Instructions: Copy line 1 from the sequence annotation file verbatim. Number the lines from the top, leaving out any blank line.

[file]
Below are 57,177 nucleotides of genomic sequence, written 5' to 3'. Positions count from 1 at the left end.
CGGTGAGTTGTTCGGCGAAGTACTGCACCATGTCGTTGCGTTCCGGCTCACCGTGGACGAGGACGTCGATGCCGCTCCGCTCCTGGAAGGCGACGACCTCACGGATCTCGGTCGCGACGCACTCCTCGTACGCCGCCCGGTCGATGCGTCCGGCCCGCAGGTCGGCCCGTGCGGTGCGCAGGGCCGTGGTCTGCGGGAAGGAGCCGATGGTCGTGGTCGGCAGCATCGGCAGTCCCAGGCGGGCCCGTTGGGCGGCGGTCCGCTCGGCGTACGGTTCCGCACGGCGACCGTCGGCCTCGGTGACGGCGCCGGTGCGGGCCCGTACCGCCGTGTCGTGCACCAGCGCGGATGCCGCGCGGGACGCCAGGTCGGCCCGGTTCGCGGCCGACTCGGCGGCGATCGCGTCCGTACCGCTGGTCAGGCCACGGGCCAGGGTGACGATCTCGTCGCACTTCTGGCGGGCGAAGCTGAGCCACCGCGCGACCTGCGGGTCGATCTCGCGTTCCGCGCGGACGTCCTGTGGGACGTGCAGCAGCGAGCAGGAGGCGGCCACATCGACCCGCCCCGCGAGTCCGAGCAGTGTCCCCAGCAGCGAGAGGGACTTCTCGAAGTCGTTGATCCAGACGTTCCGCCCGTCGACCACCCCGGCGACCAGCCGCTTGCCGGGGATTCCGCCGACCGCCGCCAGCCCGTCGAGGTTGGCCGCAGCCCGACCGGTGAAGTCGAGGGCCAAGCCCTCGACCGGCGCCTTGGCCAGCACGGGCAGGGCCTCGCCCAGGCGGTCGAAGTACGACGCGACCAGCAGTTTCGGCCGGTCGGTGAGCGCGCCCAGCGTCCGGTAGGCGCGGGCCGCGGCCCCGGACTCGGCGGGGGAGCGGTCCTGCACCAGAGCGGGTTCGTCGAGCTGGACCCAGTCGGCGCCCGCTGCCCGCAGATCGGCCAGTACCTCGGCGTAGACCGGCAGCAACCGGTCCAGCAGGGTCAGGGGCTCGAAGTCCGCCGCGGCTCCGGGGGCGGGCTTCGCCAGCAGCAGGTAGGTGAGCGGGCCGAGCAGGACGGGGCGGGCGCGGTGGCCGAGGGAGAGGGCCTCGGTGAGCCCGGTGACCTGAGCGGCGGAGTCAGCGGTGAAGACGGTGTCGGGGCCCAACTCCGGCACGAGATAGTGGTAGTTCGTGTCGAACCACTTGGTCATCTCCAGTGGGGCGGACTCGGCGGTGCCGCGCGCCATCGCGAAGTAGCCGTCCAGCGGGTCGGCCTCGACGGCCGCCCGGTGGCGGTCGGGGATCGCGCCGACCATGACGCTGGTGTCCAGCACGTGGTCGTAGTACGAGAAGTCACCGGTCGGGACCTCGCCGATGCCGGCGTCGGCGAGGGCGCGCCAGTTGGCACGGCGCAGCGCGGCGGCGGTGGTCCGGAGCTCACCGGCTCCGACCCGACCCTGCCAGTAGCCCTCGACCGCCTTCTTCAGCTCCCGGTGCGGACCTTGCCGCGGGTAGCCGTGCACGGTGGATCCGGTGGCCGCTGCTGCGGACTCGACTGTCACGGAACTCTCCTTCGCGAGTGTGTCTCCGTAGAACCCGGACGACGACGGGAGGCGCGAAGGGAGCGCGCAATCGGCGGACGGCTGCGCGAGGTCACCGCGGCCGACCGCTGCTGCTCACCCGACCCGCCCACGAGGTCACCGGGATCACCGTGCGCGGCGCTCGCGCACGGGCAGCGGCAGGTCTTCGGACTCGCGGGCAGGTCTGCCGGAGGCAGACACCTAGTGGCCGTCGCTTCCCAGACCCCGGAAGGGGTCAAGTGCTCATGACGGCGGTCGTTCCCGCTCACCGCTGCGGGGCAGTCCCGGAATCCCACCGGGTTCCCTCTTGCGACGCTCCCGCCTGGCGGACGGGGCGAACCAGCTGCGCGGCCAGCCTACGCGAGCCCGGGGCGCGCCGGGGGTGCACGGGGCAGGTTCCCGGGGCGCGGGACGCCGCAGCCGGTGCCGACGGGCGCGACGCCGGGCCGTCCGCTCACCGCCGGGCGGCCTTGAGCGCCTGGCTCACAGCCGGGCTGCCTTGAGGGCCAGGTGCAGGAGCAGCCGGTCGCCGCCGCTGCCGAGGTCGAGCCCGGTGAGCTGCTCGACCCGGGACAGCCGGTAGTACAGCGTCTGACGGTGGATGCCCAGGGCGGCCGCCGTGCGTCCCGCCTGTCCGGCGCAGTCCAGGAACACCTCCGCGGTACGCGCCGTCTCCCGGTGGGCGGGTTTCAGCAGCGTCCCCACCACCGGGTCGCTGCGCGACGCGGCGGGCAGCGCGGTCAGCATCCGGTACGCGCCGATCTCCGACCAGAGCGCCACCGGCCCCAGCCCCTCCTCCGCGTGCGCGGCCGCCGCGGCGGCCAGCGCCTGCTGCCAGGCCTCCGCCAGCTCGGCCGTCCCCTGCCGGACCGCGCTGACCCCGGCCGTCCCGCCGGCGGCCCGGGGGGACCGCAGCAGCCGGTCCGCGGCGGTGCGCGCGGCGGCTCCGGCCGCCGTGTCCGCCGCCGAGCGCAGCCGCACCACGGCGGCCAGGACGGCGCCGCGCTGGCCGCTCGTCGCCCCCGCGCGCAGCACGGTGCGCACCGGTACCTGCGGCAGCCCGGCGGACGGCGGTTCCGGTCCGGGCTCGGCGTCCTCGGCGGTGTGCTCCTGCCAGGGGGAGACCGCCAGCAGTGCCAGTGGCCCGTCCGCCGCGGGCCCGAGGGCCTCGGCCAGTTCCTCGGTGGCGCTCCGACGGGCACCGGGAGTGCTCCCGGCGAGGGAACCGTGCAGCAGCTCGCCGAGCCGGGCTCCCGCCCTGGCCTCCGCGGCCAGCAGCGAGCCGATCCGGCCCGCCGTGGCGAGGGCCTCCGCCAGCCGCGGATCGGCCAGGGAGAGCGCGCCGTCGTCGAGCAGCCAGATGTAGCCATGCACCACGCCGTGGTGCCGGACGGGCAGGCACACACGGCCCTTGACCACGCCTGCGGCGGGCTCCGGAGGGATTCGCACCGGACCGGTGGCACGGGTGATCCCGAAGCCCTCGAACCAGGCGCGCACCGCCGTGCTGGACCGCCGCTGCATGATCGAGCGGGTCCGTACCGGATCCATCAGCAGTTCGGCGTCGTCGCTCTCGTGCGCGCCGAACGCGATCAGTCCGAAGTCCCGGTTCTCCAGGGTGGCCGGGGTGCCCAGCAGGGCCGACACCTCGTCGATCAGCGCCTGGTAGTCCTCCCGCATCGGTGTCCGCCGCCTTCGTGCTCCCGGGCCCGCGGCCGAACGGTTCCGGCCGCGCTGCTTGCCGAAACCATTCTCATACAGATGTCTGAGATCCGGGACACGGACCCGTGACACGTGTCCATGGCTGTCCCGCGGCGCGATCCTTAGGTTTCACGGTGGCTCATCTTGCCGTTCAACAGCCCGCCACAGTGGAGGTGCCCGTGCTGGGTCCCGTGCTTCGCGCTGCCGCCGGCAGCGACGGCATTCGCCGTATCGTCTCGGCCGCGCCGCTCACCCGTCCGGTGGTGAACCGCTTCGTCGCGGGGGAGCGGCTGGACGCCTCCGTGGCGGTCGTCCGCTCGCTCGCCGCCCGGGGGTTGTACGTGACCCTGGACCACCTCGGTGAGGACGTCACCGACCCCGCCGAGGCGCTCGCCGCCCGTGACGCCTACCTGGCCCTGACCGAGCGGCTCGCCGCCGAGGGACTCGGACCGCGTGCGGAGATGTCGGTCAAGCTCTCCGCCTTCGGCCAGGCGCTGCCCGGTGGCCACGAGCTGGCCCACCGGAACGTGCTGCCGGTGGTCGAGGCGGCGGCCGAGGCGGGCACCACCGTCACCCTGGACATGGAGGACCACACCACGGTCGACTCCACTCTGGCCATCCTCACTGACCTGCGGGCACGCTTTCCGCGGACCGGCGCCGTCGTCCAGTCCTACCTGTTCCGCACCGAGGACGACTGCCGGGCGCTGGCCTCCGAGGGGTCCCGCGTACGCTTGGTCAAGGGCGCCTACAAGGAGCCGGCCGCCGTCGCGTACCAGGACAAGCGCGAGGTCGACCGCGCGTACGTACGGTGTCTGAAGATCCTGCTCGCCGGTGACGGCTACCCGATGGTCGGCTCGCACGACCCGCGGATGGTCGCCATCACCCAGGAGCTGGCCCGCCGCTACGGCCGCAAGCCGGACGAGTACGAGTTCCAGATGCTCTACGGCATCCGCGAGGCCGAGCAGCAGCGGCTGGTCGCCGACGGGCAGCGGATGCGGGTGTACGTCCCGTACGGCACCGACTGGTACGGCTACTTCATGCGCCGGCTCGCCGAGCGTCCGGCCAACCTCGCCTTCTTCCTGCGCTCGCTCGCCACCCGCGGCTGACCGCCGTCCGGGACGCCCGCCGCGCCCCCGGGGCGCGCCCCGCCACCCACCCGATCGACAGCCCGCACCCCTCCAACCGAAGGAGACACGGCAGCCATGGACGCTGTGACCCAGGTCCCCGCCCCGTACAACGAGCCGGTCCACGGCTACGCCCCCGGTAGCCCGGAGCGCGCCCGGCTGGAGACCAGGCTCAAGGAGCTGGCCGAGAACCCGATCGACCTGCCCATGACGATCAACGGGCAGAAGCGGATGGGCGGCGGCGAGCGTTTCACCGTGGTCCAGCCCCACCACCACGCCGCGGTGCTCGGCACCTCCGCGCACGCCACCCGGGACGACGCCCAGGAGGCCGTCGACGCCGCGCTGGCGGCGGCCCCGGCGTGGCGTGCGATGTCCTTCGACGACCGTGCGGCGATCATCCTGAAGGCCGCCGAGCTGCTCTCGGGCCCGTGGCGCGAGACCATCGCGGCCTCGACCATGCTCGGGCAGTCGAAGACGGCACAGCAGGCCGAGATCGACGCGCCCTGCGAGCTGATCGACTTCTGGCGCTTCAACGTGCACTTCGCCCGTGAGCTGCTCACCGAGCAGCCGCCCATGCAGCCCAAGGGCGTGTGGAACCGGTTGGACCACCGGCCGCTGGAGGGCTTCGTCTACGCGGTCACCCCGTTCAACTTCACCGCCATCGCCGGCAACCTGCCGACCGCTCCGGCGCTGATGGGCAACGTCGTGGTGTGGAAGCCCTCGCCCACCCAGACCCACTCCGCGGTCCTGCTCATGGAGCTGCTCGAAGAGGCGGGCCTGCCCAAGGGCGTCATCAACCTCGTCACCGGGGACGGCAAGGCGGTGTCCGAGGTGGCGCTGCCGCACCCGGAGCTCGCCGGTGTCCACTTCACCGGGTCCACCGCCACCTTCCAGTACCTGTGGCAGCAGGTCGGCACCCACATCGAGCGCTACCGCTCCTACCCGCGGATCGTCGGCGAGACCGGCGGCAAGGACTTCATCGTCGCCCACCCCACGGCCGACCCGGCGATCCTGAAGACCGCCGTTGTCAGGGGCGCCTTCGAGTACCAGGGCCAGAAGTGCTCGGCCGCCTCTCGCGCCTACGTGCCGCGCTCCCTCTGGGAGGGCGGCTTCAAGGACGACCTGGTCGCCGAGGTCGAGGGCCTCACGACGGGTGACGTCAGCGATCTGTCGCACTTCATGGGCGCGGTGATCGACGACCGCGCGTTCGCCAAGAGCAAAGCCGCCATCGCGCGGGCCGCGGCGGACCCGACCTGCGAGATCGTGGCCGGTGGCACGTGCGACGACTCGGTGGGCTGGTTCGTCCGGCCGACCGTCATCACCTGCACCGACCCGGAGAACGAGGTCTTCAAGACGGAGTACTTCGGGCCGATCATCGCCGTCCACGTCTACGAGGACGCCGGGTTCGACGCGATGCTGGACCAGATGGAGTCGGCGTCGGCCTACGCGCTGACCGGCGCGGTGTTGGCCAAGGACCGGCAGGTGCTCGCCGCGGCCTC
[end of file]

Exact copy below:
Below are 57,177 nucleotides of genomic sequence, written 5' to 3'. Positions count from 1 at the left end.